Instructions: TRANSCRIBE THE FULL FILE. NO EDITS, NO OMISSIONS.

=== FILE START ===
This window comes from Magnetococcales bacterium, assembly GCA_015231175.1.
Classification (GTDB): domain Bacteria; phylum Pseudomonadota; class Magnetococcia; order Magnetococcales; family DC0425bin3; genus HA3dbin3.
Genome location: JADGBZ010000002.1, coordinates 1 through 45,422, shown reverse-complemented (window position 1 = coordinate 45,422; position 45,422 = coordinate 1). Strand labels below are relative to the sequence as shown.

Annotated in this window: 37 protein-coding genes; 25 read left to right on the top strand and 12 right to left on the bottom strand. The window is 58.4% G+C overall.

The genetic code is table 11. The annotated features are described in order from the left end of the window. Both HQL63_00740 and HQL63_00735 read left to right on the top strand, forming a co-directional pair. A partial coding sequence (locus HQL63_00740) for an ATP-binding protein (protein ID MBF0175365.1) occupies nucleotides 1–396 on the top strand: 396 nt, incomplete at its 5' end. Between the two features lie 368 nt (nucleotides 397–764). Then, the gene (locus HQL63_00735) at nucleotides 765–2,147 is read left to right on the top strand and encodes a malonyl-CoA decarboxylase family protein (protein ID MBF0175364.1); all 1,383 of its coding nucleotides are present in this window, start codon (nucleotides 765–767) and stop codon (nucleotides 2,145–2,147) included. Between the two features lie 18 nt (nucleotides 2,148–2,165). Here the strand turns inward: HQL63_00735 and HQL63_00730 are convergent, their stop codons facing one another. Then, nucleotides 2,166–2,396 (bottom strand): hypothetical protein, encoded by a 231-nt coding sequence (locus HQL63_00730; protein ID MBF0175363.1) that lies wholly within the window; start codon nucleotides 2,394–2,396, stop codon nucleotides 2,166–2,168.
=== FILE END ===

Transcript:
This window comes from Magnetococcales bacterium, assembly GCA_015231175.1.
Classification (GTDB): domain Bacteria; phylum Pseudomonadota; class Magnetococcia; order Magnetococcales; family DC0425bin3; genus HA3dbin3.
Genome location: JADGBZ010000002.1, coordinates 1 through 45,422, shown reverse-complemented (window position 1 = coordinate 45,422; position 45,422 = coordinate 1). Strand labels below are relative to the sequence as shown.

Annotated in this window: 37 protein-coding genes; 25 read left to right on the top strand and 12 right to left on the bottom strand. The window is 58.4% G+C overall.

The genetic code is table 11. The annotated features are described in order from the left end of the window. Both HQL63_00740 and HQL63_00735 read left to right on the top strand, forming a co-directional pair. A partial coding sequence (locus HQL63_00740) for an ATP-binding protein (protein ID MBF0175365.1) occupies nucleotides 1–396 on the top strand: 396 nt, incomplete at its 5' end. Between the two features lie 368 nt (nucleotides 397–764). Then, the gene (locus HQL63_00735) at nucleotides 765–2,147 is read left to right on the top strand and encodes a malonyl-CoA decarboxylase family protein (protein ID MBF0175364.1); all 1,383 of its coding nucleotides are present in this window, start codon (nucleotides 765–767) and stop codon (nucleotides 2,145–2,147) included. Between the two features lie 18 nt (nucleotides 2,148–2,165). Here the strand turns inward: HQL63_00735 and HQL63_00730 are convergent, their stop codons facing one another. Then, nucleotides 2,166–2,396 (bottom strand): hypothetical protein, encoded by a 231-nt coding sequence (locus HQL63_00730; protein ID MBF0175363.1) that lies wholly within the window; start codon nucleotides 2,394–2,396, stop codon nucleotides 2,166–2,168.